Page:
What Learning Design could be…




I’m at the LAMS 2008 conference in Cádiz, ed Spain – great location! Nice to catch up with people and there looks like there are some interesting sessions. Great to see the event running in parallel in English and Spanish. The conference this morning was kicked off by a keynote from Stephen Downes. His focus was reflecting on what Learning Design is and more importantly visioning for what it could/should be. It was really interesting to hear what Stephen was saying because it aligned very closely with the vision we are trying to develop with our Learning Design work, vialis 40mg so my keynote followed on nicely from his. Here are some of the general points he made, he will make the slides and audio recording available on his site in due course. 

  • Traditionally, LD has been seen as primarily atomistic – linear, sequential, increasingly branching also included but still very mechanistic in focus. He felt there was an analogy to the early days of software design – where programmes were viewed as a executable series of steps
  • That there has been a bias towards instructivism – i.e. the notion that learning is a process of teaching; therefore a bias towards presentation, through a pre-described path
  • This bias is replicated at the architectural level – through Learning Management Systems; i.e. institutional based/focused, the notion of the learning provider – with learners going to the provider
  • He gave a brief review of the emergence of the concept of elearning 2.0, where the focus is community-based, user driven. And the more recently coined term  “edupunk”. In other words the application of the web 2.0 philosophies in an educational context; a shift in the focus of the www from presentation to participation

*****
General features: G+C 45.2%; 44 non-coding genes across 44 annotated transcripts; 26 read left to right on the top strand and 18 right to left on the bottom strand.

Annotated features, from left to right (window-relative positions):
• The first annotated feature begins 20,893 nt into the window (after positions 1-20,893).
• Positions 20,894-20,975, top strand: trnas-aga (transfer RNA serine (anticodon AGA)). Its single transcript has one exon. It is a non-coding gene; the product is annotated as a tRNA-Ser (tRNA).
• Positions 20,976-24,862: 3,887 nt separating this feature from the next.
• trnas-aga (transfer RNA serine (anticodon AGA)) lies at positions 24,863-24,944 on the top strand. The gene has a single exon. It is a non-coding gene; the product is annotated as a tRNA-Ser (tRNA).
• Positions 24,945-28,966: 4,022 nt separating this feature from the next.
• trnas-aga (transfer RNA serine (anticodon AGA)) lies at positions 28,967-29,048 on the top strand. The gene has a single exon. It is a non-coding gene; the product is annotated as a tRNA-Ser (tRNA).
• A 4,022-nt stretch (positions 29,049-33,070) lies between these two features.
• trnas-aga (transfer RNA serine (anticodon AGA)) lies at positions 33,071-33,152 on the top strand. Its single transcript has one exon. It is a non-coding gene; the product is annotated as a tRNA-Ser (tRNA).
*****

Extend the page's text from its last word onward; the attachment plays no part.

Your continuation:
• He explored how Learning Design could beging to shift and model these web 2.0 philosophies with desing shifting from the control of the teacher to the learner, more interactive, iterative and evoliving designs – shared LAMS deisgns where all the students are able to edit in a common learning design space
  • He demonstrated how visual tools such as Gliffy could be used a tool for creating designs
  • One of the key points he was making was the notion of giving control of the design process to the students; therefore a shift in perception and ownership – from  ‘teacher creates, students consume’ to ‘student create and consume and teacher facilitates’
  • He argued that there was a difference between a group and a network; groups had closed (members etc) whereas networks emerge and are more open. He argument was that to date in education we have centred more around groups and that perhaps now with web 2.0 etc we have the opportunity to explore more how we can adopt and exploit more of a network perspective
  • He suggested there was a lot we could learn/apply from the gaming arena and talked about the different elements of gaming  (the environment, the agents (move from place to place in the environment – chess pieces) and the operators (the humans who interact with the environment)), their roles and relationships.
  • He concluded by arguing that the original intention of the concept of ‘learning objects’ was that they would be interactive, they would inherit properties, but instead they became more like books, and learning environments become more like libraries. We need to revisit this in a modern context and more to more dynamic objects and designs in an educational context; we should look to and learn from the real learning objects of our world (flickr, youtube, wikipedia, google)
  • Therefore design as a more interactive and dynamic process - CRUD Create, Read, Update and Delete; supported through an appropriate facilitating environment, perhaps mimicking the best in lesson learnt from the gaming world

One Response to “What Learning Design could be…”

  1. LAMS 2008 European conference | Sheila’s work blog Says:

    […] Conole has already done an excellent job of summarizing the conference keynotes from Stephen Downes, Helen Beetham and James Dalziel. Grainne’s own keynote gave an excellent overview not only […]

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